I participated in preparations for the event by joining a group of Kenyan university students trained to verify ivory and rhino horn stockpiles. As these items were moved from storage to the destruction containers, our main task was to facilitate and ensure the right specimens got where they needed to be.

The burning ceremony took place at Nairobi National Park and was attended by the presidents of Kenya, Gabon and Uganda, as well as CITES’ General Secretary. The blaze attracted massive worldwide media attention and shocked ivory consumers all over the world. It sent a much-needed message about protecting African elephants, which are in serious peril. Research shows that Africa had 1.3 million elephants in the 1970s, but only about 500,000 today. The main cause of this shocking population decline is poaching.

Toward the end of my internship, KWS arranged for me to attend CITES as a party member in addition to my YFPW position. The trip was proving more beneficial than I ever expected!

In September 2016, my long-awaited adventure began. I flew to Johannesburg and settled in at the Bannister Hotel, where I met my fellow YFPW participants from around the world. It was incredibly inspiring to interact with them and hear about their great work.

Youth Forum delegates profile/introduction room
Youth Forum delegates profile/introduction room

During the first few days we learned about each other’s backgrounds. We took a field trip to Pilanesberg National Park & Game Reserve to see wildlife in their native home - the species found there include lions, giraffes, impalas, crocodiles and elephants. We also visited Soweto Township to see the late Nelson Mandela’s house, and gained amazing insights into Zulu culture and history.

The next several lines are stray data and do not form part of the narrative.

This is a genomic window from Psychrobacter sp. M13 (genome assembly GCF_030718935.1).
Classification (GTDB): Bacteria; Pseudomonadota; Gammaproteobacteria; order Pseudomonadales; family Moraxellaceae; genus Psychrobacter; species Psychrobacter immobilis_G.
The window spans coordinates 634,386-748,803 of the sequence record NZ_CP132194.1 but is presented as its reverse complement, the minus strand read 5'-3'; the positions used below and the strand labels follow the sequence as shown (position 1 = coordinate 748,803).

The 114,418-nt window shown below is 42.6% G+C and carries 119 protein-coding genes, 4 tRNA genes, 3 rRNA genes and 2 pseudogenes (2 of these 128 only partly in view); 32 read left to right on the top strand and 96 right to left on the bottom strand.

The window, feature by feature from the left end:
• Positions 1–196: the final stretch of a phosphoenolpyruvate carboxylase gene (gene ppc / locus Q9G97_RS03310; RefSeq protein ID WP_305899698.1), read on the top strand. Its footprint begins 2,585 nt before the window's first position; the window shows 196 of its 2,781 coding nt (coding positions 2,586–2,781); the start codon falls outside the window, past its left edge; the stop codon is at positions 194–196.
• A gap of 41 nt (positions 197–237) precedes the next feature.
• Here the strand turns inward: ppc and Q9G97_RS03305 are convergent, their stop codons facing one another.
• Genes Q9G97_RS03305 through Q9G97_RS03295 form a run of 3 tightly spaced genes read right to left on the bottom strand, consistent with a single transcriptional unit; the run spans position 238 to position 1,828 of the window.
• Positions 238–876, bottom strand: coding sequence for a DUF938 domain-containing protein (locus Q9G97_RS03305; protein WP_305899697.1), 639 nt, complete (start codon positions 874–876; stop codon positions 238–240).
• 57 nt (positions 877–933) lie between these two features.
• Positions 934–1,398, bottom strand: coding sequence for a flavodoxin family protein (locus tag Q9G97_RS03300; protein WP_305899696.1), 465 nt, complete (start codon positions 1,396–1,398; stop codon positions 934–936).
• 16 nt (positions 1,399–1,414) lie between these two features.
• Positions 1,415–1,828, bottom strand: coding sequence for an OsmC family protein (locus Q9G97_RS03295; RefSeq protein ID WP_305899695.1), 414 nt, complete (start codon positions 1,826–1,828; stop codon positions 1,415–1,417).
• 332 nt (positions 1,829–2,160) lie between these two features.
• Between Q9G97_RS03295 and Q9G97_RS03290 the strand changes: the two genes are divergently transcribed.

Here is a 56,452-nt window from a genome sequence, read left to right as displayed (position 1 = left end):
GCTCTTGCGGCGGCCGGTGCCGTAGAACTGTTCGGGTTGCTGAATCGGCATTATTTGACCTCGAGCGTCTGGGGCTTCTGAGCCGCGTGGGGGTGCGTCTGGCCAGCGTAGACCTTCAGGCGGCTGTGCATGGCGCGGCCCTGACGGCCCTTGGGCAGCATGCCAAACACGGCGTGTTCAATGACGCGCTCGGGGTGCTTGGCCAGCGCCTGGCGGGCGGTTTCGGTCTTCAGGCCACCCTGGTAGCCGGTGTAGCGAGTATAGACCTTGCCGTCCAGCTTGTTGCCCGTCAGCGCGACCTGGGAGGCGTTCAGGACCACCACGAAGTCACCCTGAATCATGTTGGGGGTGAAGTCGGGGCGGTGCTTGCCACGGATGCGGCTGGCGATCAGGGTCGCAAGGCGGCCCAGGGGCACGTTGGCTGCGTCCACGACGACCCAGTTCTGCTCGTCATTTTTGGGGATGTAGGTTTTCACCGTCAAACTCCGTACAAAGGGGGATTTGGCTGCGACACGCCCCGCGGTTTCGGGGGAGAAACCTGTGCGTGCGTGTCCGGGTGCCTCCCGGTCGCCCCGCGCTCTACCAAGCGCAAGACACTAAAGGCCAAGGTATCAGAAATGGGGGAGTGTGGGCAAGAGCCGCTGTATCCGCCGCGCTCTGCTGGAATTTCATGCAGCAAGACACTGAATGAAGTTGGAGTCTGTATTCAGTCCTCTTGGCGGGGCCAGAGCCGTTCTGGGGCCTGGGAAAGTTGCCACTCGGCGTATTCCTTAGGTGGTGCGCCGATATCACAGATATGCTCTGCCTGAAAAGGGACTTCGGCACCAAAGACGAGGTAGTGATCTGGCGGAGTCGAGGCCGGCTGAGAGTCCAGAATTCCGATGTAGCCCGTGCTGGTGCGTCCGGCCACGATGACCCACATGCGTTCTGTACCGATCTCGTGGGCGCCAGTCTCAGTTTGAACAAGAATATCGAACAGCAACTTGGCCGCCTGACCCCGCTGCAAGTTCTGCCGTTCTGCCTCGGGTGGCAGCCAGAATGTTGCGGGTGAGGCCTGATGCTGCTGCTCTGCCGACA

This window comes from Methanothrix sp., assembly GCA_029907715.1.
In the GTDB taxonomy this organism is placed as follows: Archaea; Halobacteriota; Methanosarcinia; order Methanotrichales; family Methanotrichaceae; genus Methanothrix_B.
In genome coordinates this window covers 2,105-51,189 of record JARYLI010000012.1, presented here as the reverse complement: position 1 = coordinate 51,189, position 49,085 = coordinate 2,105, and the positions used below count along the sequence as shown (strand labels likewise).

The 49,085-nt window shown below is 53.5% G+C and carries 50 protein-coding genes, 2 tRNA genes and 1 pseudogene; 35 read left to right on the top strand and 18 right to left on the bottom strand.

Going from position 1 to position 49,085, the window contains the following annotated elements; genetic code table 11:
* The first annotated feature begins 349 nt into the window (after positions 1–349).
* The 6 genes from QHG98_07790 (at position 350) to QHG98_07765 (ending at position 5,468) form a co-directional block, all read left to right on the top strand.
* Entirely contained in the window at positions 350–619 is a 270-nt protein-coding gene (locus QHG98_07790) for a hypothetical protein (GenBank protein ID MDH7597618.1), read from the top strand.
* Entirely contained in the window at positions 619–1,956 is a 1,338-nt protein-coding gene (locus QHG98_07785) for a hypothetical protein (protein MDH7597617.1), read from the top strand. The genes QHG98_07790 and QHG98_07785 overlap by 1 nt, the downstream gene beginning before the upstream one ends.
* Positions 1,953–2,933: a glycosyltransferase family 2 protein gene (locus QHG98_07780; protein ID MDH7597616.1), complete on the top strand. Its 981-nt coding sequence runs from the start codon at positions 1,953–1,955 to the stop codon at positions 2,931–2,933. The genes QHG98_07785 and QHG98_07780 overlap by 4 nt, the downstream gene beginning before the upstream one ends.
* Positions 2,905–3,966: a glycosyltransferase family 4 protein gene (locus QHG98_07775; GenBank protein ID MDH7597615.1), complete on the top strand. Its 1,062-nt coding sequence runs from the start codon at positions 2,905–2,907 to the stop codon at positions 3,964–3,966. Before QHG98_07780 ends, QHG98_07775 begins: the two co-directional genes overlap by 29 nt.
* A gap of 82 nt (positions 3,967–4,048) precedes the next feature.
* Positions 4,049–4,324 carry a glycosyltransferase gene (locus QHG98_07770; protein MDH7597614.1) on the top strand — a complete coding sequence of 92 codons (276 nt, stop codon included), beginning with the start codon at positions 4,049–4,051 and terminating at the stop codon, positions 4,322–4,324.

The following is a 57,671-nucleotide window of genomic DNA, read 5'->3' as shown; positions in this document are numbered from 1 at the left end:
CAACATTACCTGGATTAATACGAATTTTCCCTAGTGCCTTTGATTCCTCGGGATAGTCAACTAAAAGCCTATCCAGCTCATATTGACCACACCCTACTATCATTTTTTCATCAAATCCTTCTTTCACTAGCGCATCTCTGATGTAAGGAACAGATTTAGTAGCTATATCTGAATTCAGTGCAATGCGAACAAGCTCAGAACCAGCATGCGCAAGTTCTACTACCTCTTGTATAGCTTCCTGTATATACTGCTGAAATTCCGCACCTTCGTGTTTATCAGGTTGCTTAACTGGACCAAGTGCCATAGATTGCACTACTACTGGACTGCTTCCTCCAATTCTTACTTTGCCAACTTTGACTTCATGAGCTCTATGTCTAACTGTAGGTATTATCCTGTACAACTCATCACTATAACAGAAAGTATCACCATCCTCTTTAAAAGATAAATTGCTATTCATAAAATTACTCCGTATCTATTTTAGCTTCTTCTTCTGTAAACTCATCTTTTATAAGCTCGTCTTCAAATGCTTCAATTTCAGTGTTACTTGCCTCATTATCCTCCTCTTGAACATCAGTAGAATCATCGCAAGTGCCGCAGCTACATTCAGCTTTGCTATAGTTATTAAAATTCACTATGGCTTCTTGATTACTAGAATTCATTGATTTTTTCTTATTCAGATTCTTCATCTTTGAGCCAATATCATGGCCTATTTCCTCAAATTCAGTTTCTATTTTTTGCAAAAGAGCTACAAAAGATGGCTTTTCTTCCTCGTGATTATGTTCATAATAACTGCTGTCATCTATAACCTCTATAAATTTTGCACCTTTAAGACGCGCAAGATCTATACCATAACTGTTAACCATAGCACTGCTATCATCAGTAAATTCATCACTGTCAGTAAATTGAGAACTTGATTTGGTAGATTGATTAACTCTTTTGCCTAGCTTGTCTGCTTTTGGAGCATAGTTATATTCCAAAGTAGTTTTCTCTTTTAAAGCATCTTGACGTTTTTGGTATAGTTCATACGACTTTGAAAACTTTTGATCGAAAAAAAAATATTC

After finishing the field trips, we went back to Johannesburg to start the workshops. The debates, discussions, expert panels and guest speakers tackled a long list of issues: the wildlife trade chain, critical thinking, anti-poaching techniques, public outreach and understanding CITES. We even had our own mock CITES session, where we considered a polar bear proposal. Each team gave their suggestions on how to deal with the ideas in the document, and then we voted. It was a valuable learning experience. 

From the presentations and discussions, I noted some new and serious issues affecting wildlife across the world. While saddening, it was also motivating because the people and countries in the room were offering appropriate solutions. 

On Saturday, September 24, 2017, South African president Jacob Zuma officially opened the CITES conference with warm words of welcome. The Sandton Convention Centre was packed with over 3,000 of the world’s top ecologists, conservationists and policymakers. The event marked the fourth time a worldwide CITES meeting had been held on the African continent since 1975.

After the opening ceremony, attendees discussed proposals from different countries. Topics such as the proposed uplisting of rhinos, elephants, rose wood species, lions, sharks, the African grey parrot and pangolins were at the top of the agenda. Other broad topics relating to wildlife trade included corruption, cybercrime, climate change, demand reduction, captive breeding, youth involvement in CITES and local communities’ participation in environmental conservation.